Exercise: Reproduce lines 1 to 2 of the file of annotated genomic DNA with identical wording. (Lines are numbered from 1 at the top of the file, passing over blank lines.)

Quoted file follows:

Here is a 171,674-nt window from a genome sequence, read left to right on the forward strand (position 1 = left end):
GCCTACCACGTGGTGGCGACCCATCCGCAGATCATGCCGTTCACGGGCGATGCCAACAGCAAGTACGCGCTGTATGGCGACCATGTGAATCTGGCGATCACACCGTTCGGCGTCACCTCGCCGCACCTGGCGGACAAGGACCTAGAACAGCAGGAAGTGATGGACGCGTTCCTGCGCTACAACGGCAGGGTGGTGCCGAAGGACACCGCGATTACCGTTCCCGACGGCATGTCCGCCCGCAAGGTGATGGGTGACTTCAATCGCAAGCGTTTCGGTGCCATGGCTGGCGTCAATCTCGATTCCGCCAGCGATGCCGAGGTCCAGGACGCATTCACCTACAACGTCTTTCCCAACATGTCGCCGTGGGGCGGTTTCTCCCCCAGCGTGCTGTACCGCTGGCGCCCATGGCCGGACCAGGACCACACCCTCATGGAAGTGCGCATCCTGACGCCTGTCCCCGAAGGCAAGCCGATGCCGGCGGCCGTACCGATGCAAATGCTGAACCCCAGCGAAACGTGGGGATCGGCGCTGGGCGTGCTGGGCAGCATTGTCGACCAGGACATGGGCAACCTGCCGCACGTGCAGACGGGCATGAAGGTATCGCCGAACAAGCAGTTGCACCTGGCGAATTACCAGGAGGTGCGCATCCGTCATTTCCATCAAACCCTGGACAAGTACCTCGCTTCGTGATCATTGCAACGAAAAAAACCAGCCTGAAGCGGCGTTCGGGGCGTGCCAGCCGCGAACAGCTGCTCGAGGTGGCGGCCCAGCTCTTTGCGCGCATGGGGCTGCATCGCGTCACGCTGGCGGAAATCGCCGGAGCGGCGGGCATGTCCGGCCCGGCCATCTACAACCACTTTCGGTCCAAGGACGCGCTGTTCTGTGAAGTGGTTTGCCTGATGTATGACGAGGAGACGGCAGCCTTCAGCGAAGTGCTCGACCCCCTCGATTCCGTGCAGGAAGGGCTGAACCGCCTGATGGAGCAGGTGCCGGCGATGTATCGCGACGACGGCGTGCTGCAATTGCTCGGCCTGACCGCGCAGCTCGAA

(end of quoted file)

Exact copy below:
Here is a 171,674-nt window from a genome sequence, read left to right on the forward strand (position 1 = left end):
GCCTACCACGTGGTGGCGACCCATCCGCAGATCATGCCGTTCACGGGCGATGCCAACAGCAAGTACGCGCTGTATGGCGACCATGTGAATCTGGCGATCACACCGTTCGGCGTCACCTCGCCGCACCTGGCGGACAAGGACCTAGAACAGCAGGAAGTGATGGACGCGTTCCTGCGCTACAACGGCAGGGTGGTGCCGAAGGACACCGCGATTACCGTTCCCGACGGCATGTCCGCCCGCAAGGTGATGGGTGACTTCAATCGCAAGCGTTTCGGTGCCATGGCTGGCGTCAATCTCGATTCCGCCAGCGATGCCGAGGTCCAGGACGCATTCACCTACAACGTCTTTCCCAACATGTCGCCGTGGGGCGGTTTCTCCCCCAGCGTGCTGTACCGCTGGCGCCCATGGCCGGACCAGGACCACACCCTCATGGAAGTGCGCATCCTGACGCCTGTCCCCGAAGGCAAGCCGATGCCGGCGGCCGTACCGATGCAAATGCTGAACCCCAGCGAAACGTGGGGATCGGCGCTGGGCGTGCTGGGCAGCATTGTCGACCAGGACATGGGCAACCTGCCGCACGTGCAGACGGGCATGAAGGTATCGCCGAACAAGCAGTTGCACCTGGCGAATTACCAGGAGGTGCGCATCCGTCATTTCCATCAAACCCTGGACAAGTACCTCGCTTCGTGATCATTGCAACGAAAAAAACCAGCCTGAAGCGGCGTTCGGGGCGTGCCAGCCGCGAACAGCTGCTCGAGGTGGCGGCCCAGCTCTTTGCGCGCATGGGGCTGCATCGCGTCACGCTGGCGGAAATCGCCGGAGCGGCGGGCATGTCCGGCCCGGCCATCTACAACCACTTTCGGTCCAAGGACGCGCTGTTCTGTGAAGTGGTTTGCCTGATGTATGACGAGGAGACGGCAGCCTTCAGCGAAGTGCTCGACCCCCTCGATTCCGTGCAGGAAGGGCTGAACCGCCTGATGGAGCAGGTGCCGGCGATGTATCGCGACGACGGCGTGCTGCAATTGCTCGGCCTGACCGCGCAGCTCGAA